Reviews

Master Detective Archives: RAIN CODE review — Revelations in the rain

Yuma, an amnesiac detective, is a trainee for the World Detective Organization (WDO) who has recently been dispatched to Kanai Ward, a sequestered city where it mysteriously always rains. This town is currently under the reign of the Amaterasu Corporation, enacting control over the borders and wielding its own military police force, the Peacekeepers, to ensure a tight grip over the citizens. With the aid of your fellow detectives and ghostly death-god partner, you must seek the truth of the city no matter the cost.

As a detective, you’ll be working with various members of the Nocturnal Detective Agency (NDA) to uncover clues surrounding the crimes around the city, and the underlying mystery of Amaterasu. The most important partner you’ll encounter is Shinigami, a death god that Yumi has made a pact with. She is with you at all times, and serves the role of detective mentor as you progress through the game. In her own words, she is kind, teasing, needy, adorable and puffy, and is a hilarious partner to have around. Being a death god, she doesn’t have the same reactions as humans to corpses and other macabre scenes, and often pokes fun at Yumi for being a trainee. She reminds me a lot of Monokuma in that sense, but deep down she does actually care for Yumi, which really elevates her character beyond being simple comedic relief. She also brings along with her a unique power as well, but we will touch more on that later.

Many of the other characters in RAIN CODE are interesting in their own way, and come complete with their own quirks as well. There is Swank Catsonell for example, a prideful and condescending corporate fatcat who sports a golden blazer and pink tie. Or Yakou Furio, the chief of the NDA whom Shinigami nicknames Fuzz Head, who doesn’t have a forte of his own but his skills as a leader more than make up for it. There are dozens of these characters, complete with their own profiles and backgrounds, and feel interconnected between one another within the neon city. Interacting with detectives and citizens alike was a joy, and RAIN CODE manages to allow side characters to take the spotlight just as often as main characters.

This is a good thing because a lot of your time will be spent interfacing with various people, whether that be at crime scenes or on the city streets. When not immediately investigating an active crime, you’ll have time to explore the city and take on smaller requests. Each chapter introduces new areas of the city, and this provides an opportunity to roam through them if you so choose. You can also find small Shinigami figurines hidden around the town, which unlock small dialogue scenes between Yuma and his fellow detectives. These side quests aren’t anything to write home about, but they do give some breathing room between the tense investigation sequences, and I generally enjoyed the smaller moments to delve into Kanai Ward as a whole. Although things can’t stay peaceful forever, you are a detective after all, and it’s up to you to investigate and seek the truth.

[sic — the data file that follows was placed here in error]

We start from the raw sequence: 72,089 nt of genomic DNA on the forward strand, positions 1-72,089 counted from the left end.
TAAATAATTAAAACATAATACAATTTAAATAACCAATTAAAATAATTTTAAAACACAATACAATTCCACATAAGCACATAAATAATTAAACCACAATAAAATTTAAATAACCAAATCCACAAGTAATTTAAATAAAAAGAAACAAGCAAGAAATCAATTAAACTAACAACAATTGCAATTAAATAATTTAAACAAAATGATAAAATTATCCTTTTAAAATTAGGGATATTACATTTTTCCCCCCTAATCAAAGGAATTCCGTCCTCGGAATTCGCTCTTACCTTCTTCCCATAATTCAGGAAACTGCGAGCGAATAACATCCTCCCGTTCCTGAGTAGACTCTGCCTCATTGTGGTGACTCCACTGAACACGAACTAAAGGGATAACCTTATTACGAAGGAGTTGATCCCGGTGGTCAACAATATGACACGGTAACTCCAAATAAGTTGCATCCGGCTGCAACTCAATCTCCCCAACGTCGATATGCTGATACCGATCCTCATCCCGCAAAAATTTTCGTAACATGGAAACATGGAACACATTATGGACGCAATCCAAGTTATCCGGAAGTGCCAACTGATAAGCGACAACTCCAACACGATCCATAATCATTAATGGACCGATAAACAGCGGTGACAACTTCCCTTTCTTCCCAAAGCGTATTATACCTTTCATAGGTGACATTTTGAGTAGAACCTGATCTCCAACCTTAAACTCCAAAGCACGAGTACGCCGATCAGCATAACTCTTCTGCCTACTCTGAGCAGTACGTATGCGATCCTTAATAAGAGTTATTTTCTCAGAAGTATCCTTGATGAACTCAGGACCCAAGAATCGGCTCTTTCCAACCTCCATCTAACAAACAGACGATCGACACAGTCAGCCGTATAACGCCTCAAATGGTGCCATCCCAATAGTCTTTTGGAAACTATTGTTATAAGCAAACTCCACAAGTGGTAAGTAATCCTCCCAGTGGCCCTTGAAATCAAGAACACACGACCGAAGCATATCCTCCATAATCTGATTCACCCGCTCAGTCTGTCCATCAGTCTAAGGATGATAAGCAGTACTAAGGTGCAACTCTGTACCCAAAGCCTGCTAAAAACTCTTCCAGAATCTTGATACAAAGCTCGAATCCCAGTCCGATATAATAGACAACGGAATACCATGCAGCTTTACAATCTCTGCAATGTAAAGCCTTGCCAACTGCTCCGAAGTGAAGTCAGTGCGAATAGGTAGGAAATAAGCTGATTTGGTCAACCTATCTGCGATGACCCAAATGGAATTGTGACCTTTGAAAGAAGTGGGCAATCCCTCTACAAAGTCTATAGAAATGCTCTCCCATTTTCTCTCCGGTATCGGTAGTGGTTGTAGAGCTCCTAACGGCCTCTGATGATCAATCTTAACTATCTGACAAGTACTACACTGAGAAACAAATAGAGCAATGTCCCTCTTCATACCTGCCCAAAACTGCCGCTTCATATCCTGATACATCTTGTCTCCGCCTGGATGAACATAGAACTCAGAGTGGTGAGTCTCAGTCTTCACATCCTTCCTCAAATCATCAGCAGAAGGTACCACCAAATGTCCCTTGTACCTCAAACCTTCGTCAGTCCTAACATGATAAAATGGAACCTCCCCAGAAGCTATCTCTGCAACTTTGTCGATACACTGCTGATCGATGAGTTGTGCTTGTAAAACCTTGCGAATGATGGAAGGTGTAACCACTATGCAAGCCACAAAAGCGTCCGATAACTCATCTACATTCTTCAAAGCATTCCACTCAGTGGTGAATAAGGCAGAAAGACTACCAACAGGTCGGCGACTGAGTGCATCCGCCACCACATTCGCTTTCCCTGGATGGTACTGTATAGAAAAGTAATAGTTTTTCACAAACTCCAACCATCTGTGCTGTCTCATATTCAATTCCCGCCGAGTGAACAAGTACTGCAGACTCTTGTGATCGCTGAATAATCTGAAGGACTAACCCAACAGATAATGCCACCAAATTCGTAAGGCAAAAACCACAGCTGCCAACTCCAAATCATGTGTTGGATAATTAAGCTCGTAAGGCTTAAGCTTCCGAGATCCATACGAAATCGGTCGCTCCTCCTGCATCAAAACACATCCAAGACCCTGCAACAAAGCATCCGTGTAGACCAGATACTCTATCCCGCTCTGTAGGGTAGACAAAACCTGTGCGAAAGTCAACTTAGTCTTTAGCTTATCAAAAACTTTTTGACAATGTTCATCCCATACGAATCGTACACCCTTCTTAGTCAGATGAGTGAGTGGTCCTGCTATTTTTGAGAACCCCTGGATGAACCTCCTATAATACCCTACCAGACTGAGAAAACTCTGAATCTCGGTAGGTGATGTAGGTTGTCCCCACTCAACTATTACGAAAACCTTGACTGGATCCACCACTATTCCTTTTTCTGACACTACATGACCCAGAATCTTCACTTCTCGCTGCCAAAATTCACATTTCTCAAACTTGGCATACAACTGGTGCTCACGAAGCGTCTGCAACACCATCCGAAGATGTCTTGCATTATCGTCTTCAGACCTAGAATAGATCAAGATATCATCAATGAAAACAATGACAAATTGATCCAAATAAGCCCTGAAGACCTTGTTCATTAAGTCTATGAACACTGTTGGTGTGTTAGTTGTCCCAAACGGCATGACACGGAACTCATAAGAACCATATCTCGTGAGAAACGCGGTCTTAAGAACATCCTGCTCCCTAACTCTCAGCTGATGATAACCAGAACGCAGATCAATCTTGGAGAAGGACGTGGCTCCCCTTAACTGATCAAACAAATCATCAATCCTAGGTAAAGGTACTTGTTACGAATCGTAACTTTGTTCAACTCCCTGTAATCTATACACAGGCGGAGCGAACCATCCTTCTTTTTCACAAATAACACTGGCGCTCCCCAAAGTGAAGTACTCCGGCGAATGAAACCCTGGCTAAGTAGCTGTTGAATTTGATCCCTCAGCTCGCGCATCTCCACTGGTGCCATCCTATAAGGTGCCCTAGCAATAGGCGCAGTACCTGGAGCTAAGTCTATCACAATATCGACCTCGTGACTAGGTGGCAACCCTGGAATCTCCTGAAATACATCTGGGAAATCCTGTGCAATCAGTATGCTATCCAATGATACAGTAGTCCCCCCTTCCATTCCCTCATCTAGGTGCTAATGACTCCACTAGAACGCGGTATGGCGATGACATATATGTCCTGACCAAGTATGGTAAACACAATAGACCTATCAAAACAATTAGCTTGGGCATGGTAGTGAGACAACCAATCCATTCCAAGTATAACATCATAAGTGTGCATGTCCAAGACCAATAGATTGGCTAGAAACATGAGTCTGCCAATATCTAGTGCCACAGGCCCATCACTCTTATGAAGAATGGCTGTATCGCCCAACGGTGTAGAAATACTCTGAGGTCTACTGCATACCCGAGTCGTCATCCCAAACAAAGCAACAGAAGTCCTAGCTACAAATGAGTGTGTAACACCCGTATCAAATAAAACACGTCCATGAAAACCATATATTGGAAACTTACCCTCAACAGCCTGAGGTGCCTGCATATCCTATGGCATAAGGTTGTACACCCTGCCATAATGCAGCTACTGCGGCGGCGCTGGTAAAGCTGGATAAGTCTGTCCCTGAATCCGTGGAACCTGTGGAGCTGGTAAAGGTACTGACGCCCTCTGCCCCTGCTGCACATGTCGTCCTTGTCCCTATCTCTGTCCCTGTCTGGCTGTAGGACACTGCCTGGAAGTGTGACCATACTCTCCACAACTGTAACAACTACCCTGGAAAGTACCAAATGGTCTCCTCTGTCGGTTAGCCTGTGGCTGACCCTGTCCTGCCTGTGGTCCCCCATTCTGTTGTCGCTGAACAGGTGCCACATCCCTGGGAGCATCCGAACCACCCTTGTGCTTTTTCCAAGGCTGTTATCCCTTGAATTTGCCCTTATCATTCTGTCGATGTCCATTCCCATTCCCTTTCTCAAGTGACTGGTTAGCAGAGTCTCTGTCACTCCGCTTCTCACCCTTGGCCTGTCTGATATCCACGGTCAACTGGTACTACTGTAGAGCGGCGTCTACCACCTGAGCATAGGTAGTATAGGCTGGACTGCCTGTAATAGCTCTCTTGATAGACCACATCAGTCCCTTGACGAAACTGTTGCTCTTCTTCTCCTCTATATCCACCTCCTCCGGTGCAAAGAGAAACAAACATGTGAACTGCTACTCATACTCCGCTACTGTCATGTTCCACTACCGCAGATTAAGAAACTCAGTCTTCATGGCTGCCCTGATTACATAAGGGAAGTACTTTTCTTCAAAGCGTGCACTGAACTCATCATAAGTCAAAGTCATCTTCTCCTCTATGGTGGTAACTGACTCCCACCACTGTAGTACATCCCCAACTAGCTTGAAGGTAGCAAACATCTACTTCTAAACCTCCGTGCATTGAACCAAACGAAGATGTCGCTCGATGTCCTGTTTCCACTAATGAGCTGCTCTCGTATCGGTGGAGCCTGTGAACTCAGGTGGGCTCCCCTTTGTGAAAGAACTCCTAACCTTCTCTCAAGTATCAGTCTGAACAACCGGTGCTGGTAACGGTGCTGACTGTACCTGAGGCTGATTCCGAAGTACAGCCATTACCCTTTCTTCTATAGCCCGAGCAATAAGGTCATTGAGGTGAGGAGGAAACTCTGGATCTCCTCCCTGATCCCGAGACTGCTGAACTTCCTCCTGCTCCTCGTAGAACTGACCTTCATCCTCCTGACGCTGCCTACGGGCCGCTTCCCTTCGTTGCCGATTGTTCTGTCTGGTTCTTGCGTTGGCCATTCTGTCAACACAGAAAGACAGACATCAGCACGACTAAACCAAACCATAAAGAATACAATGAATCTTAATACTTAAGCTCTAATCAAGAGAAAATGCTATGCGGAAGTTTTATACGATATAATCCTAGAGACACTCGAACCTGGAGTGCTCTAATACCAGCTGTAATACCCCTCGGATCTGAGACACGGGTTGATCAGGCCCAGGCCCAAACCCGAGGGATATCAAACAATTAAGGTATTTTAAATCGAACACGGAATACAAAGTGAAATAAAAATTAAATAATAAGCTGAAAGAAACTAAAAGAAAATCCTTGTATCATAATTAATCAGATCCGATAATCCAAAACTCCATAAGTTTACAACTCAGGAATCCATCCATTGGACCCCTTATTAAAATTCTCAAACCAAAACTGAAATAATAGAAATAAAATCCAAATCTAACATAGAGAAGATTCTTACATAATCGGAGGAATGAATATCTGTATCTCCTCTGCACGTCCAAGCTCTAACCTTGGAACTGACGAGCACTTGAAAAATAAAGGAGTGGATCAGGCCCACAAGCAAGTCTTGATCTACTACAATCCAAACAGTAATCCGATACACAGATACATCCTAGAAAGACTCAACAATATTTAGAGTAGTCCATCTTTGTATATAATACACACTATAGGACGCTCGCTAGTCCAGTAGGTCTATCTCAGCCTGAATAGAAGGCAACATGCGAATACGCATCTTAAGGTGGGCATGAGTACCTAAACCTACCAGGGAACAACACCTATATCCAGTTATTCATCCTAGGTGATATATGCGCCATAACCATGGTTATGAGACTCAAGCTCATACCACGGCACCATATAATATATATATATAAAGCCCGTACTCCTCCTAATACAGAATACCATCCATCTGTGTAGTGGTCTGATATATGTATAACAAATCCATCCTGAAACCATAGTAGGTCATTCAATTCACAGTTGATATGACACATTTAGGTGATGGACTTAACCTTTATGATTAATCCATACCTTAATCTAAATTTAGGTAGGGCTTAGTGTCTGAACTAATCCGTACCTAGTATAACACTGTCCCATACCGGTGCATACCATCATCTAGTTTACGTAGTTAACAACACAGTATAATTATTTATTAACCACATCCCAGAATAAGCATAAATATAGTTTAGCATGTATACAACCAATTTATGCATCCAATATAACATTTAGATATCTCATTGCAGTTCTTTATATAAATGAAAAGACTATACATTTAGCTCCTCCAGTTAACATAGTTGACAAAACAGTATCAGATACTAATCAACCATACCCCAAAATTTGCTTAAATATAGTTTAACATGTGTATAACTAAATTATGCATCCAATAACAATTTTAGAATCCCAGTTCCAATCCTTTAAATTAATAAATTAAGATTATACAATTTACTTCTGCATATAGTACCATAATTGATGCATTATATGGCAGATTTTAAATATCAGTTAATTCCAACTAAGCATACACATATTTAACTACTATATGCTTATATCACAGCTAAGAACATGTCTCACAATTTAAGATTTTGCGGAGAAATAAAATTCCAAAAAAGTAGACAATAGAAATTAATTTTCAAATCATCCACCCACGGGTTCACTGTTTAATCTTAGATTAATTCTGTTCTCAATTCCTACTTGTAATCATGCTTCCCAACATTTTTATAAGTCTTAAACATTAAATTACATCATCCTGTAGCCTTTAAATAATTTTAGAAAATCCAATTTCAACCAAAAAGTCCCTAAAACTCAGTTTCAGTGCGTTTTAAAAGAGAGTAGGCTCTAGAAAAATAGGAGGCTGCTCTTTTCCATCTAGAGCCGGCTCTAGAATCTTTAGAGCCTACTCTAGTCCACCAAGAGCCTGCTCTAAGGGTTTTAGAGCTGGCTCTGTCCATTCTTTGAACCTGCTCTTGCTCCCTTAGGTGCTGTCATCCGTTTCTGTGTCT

The real meat and potatoes of RAIN CODE takes place during murder investigations. The investigation of a crime typically begins after a body is found, and you’ll have an opportunity to inspect the scene and gather clues. Oftentimes, you will also have another detective aiding you, and this allows you to take advantage of their forte. A forte is a special power honed by the WDO, that allows detectives to tap into other worldly connections to help solve crimes. This can manifest in various ways, like being able to recreate the crime scene as it was first discovered through post-cognition, or more simple powers like casting a memory onto an electrical device such as a phone. These are fun to discover as you play, so I won’t spoil any more detective fortes, but each one I interacted with was fascinating in their own way and added more depth to each investigation.

After collecting all the clues you can, it is then time to enter the Mystery Labyrinth to discover the truth of the case. Transported into this dimension through the power of Shinigami, Yuma is able to visualize the mystery in a physical form so that he can discover the true culprit. It is here where you wield the solution blade, a sword that can cut through deceptions by loading it with Solution Keys; clues from the investigation given form within the Labyrinth. This area is reminiscent of the trial sequences found within Danganronpa, where you are given opportunities to deduce the facts through various mini games.

The most common sequence within the Mystery Labyrinth is the Reasoning Death Match, where Yuma must face off against Mystery Phantoms, a manifestation of suspects in the real world who are interfering with the case. Not only will you have to dodge remarks from the Phantoms to avoid taking damage, but you’ll also need to select the correct Solution Key to slash through inconsistencies. This is an engaging way to interact with the clues of the case, and provides an opportunity for meaningful deductions that reward good judgment. This sequence also gets more intricate as the game progresses, introducing new mechanics like the ability to reflect statements back at phantoms to fray holes in their logic.